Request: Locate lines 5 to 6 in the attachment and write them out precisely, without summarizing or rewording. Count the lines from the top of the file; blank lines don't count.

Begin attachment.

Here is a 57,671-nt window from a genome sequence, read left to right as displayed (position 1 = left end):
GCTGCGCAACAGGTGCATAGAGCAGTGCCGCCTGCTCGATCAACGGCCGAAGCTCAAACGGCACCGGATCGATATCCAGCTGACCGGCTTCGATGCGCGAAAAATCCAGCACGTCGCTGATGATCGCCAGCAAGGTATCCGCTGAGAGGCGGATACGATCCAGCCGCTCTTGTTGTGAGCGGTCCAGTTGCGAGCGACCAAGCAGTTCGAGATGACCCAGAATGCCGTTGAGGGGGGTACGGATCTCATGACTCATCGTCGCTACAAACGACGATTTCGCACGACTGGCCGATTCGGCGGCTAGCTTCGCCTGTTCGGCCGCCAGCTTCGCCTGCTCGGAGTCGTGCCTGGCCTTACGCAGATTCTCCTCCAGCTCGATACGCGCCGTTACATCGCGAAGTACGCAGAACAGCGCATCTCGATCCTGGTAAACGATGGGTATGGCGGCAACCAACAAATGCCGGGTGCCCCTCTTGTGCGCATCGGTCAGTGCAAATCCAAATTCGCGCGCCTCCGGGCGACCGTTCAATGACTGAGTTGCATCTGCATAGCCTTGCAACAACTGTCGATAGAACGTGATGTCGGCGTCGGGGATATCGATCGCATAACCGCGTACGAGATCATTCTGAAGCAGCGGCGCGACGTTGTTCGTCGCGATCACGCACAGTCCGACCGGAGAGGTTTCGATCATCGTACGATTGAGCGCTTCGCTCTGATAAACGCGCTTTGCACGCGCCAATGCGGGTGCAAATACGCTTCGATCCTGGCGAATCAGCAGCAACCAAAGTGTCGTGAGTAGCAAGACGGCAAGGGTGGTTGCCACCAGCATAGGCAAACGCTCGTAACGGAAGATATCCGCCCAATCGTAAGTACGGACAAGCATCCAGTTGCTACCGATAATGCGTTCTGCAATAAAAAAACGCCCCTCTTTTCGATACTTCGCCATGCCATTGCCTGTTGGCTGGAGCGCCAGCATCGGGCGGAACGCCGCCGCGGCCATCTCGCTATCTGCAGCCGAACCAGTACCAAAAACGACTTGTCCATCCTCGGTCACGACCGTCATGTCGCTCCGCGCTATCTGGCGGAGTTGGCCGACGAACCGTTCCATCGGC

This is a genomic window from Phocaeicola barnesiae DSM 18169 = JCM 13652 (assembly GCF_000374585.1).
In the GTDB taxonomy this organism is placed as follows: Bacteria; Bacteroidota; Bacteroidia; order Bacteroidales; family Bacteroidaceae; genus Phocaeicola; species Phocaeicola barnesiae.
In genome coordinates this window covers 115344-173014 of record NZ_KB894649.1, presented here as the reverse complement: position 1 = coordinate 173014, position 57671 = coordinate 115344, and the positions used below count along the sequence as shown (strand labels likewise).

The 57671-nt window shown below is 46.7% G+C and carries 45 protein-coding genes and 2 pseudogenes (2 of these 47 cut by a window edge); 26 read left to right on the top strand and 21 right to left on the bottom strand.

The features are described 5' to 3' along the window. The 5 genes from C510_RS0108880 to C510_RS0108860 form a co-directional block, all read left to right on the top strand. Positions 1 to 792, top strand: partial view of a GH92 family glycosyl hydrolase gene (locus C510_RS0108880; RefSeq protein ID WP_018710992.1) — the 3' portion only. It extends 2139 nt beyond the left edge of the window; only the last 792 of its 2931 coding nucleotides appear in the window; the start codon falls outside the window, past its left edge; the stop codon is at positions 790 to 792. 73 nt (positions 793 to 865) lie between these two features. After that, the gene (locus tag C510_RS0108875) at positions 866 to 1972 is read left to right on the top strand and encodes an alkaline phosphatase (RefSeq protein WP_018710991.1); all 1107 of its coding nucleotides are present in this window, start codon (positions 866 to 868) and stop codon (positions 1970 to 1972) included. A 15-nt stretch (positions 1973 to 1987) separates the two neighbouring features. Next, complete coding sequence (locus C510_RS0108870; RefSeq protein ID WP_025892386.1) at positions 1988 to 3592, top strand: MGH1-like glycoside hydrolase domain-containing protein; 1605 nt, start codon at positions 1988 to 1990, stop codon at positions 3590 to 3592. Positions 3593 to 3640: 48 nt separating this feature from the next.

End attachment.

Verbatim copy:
In genome coordinates this window covers 115344-173014 of record NZ_KB894649.1, presented here as the reverse complement: position 1 = coordinate 173014, position 57671 = coordinate 115344, and the positions used below count along the sequence as shown (strand labels likewise).

The 57671-nt window shown below is 46.7% G+C and carries 45 protein-coding genes and 2 pseudogenes (2 of these 47 cut by a window edge); 26 read left to right on the top strand and 21 right to left on the bottom strand.